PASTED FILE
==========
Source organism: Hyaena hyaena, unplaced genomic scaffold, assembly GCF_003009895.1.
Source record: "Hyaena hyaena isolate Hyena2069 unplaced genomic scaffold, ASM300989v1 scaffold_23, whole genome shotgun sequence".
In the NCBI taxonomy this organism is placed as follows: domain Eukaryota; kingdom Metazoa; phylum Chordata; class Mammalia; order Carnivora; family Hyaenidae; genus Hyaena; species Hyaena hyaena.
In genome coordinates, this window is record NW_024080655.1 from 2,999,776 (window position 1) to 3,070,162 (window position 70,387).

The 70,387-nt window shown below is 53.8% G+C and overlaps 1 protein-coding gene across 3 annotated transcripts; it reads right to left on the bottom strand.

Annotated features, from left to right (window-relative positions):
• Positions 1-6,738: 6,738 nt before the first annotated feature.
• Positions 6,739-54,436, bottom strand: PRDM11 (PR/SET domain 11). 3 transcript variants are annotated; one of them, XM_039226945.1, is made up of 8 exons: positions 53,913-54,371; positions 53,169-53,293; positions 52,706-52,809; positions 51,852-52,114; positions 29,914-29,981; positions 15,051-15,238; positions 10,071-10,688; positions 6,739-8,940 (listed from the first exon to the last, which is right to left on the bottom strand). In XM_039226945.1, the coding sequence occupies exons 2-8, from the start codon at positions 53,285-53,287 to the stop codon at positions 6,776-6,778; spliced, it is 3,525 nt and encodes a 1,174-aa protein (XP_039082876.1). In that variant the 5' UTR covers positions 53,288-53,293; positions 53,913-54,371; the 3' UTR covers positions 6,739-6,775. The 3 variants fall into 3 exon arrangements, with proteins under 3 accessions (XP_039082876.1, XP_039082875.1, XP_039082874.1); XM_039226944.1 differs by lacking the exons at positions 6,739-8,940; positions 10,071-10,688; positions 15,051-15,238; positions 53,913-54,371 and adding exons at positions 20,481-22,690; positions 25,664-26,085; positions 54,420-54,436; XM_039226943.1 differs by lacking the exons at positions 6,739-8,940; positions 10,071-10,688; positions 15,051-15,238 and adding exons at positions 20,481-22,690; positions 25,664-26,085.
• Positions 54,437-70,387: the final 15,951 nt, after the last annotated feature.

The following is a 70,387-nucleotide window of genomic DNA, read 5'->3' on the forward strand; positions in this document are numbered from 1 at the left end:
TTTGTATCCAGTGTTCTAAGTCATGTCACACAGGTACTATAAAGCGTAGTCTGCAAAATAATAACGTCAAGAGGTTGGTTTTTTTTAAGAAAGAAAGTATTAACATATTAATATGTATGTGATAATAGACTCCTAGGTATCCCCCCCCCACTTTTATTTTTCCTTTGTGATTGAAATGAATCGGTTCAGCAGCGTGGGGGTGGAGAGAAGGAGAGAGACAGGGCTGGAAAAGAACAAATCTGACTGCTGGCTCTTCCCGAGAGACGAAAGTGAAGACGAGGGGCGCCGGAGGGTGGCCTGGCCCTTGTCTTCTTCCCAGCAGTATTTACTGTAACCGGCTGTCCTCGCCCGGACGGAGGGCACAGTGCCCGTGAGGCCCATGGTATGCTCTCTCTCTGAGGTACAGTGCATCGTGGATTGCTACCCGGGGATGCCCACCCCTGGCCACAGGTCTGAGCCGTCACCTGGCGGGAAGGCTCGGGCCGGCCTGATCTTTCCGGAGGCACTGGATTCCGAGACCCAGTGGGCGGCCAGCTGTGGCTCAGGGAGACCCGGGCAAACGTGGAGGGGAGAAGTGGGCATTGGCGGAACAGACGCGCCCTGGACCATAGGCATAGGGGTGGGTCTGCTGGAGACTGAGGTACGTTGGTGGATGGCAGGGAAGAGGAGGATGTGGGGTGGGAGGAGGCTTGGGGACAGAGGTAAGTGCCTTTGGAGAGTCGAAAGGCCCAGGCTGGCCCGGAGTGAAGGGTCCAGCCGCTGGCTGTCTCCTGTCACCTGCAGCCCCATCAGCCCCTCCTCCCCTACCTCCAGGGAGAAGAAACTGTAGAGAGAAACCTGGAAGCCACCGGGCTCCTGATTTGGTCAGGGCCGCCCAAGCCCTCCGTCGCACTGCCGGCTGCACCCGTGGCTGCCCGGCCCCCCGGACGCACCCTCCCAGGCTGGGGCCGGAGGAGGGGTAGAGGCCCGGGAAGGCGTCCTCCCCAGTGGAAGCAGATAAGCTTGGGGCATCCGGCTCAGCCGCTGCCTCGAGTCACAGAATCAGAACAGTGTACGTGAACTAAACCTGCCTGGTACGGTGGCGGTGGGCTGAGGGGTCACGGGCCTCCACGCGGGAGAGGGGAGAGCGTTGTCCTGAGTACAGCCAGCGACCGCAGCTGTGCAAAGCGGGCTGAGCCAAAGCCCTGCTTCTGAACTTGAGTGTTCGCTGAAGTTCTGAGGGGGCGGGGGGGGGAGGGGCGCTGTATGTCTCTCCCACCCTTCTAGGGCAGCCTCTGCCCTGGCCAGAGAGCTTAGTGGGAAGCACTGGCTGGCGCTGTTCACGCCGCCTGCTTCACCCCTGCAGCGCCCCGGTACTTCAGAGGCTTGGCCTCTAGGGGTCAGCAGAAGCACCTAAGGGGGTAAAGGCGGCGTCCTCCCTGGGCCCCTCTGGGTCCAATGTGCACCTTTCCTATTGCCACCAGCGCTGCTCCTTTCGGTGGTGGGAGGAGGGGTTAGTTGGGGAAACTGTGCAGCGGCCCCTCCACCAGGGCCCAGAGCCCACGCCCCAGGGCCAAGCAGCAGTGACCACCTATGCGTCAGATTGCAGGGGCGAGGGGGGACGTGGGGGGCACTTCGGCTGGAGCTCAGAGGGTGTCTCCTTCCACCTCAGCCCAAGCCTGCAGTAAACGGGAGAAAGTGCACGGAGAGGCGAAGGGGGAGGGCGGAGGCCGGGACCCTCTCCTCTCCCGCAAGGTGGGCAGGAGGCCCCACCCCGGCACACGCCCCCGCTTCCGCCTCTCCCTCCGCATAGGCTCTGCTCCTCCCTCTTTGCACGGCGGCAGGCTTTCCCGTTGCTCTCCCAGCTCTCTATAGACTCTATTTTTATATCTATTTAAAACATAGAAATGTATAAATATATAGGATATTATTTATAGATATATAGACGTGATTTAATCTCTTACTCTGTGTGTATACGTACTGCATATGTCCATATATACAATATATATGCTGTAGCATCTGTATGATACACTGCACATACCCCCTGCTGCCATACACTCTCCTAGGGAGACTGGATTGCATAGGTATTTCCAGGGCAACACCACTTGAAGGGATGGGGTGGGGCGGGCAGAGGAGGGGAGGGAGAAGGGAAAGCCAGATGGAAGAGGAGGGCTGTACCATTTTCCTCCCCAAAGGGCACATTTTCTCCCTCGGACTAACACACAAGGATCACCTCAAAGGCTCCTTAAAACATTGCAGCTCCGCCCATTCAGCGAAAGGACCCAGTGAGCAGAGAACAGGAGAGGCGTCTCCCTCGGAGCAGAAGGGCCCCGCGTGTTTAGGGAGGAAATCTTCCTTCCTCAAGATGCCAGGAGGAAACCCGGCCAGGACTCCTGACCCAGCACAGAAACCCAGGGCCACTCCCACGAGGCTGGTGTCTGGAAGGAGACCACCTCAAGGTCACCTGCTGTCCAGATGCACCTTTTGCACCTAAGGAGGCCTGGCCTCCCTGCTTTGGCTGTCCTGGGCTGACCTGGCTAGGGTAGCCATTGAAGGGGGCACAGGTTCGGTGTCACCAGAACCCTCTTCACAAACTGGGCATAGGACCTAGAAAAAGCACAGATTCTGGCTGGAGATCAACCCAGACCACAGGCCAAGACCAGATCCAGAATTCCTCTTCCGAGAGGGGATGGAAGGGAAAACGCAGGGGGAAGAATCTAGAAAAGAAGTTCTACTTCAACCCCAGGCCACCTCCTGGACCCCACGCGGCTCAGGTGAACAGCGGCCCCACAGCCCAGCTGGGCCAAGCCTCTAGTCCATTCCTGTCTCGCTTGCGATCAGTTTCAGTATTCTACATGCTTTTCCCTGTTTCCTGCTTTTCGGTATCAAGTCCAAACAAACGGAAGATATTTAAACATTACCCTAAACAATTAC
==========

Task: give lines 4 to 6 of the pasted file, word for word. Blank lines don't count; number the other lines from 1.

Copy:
In genome coordinates, this window is record NW_024080655.1 from 2,999,776 (window position 1) to 3,070,162 (window position 70,387).

The 70,387-nt window shown below is 53.8% G+C and overlaps 1 protein-coding gene across 3 annotated transcripts; it reads right to left on the bottom strand.

Annotated features, from left to right (window-relative positions):